The 2000GT was manufactured under contract by Yamaha between 1967 and 1970. The engine was an inline 2.0 L six-cylinder with the block from a Toyota Crown sedan topped by a Yamaha double overhead camshaft head and three two-barrel Mikuni-Solex carbs, it produced 150 hp.
A five-speed manual transmission, and both a limited slip differential and four-wheel power-assisted disc brakes, a first for a Japanese car, were standard. Only 351 regular production units of the 2000GT were manufactured, 62 imported to the US and sold for about $6,800 (around $50,000 in today’s money).
Honda was just moving into manufacturing cars and used the S series as an image vehicle to demonstrate their capabilities. Introduced in 1966 to replace the S600, the S800 was available as a coupe or a roadster. Honda demonstrated its technical prowess with small displacement engines by powering the S800 with a 791 cc inline four-cylinder engine that produced 70 hp.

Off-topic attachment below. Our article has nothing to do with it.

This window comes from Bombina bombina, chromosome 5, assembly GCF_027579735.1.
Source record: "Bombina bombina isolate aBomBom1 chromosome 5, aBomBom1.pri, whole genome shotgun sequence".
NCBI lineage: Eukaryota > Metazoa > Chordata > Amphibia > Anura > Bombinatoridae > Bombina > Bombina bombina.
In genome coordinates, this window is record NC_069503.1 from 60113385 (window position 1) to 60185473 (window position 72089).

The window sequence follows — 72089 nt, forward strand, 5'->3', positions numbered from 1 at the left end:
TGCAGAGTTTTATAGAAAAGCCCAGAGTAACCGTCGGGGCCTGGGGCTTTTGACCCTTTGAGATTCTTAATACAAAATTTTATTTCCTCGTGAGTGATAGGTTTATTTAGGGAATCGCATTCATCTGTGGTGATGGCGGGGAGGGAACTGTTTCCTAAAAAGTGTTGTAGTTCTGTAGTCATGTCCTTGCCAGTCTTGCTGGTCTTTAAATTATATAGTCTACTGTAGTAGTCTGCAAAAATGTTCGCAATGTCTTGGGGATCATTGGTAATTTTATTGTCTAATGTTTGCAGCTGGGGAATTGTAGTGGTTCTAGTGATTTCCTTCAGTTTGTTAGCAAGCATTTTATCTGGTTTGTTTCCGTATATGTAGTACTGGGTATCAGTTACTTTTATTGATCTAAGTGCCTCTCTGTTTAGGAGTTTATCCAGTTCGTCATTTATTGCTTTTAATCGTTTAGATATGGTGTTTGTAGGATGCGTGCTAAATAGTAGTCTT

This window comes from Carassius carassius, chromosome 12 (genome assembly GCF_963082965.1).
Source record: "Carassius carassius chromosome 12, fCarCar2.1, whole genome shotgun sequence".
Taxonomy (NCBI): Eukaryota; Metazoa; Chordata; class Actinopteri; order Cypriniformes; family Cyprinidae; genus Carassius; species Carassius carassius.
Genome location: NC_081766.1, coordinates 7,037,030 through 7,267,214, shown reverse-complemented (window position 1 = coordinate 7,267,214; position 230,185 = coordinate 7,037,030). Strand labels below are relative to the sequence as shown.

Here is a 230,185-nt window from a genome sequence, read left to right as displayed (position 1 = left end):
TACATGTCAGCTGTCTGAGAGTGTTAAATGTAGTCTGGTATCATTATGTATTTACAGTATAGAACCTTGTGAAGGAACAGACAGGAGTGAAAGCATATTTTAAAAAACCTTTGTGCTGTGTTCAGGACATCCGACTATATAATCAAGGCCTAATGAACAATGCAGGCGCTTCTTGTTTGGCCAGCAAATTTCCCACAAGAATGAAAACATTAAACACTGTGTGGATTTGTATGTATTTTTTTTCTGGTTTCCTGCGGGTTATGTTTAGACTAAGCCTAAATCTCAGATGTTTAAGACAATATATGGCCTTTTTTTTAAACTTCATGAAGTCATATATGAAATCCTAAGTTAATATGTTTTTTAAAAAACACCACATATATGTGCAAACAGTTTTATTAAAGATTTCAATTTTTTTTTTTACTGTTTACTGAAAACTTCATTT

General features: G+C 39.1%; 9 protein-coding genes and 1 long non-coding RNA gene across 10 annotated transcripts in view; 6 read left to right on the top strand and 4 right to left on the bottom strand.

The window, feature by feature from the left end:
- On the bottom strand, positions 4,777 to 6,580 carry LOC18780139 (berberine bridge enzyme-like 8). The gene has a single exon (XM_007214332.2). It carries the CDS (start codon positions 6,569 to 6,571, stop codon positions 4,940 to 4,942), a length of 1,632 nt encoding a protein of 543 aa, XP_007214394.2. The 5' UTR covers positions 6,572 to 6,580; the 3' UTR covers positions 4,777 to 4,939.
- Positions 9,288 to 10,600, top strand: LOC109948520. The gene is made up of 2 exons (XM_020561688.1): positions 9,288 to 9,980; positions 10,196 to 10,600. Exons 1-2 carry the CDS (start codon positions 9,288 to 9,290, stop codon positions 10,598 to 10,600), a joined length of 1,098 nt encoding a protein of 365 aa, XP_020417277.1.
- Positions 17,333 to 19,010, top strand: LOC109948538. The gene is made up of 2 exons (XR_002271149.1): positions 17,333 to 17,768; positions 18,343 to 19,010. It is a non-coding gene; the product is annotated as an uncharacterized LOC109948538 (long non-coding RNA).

Early examples continued to use the clever chain drive and independent suspension of the earlier Honda 600 in the rear. Soon after that Honda switched to a solid axle rear end with four radius rods with a Panhard rod. Part way through production the front drum brakes were replaced with discs.
In February 1968, the S800M was introduced with flush mounted interior door handles, side marker lights outside, dual-circuit brakes, safety glass, and equipped the engine with a lean burn carburetor. These changes were made for the planned importation of the S800 to the US market, but the program was cancelled. There wouldn’t be another Honda sports car until the S2000.
Datsun Bluebird 510 SSS
The Datsun 510 needs no introduction to anyone even remotely interested in cars. What may not be as well known is that there was a high-performance version in Japan we never could buy in the US. Nissan’s Bluebird 510 SSS models came with twin Hitachi-SU carbs, a high compression ratio, and a hotter cam. The SSS motor developed 109 hp over the standard 96 hp output. The Bluebird 510 SSS carried the same front disc brakes, and four-wheel independent suspension (MacPherson strut front and semi trailing arm rear) as on the standard 510, but offered upgraded instrumentation and interior trim, as well as SSS exterior badges.
Toyota Corona 1600 GT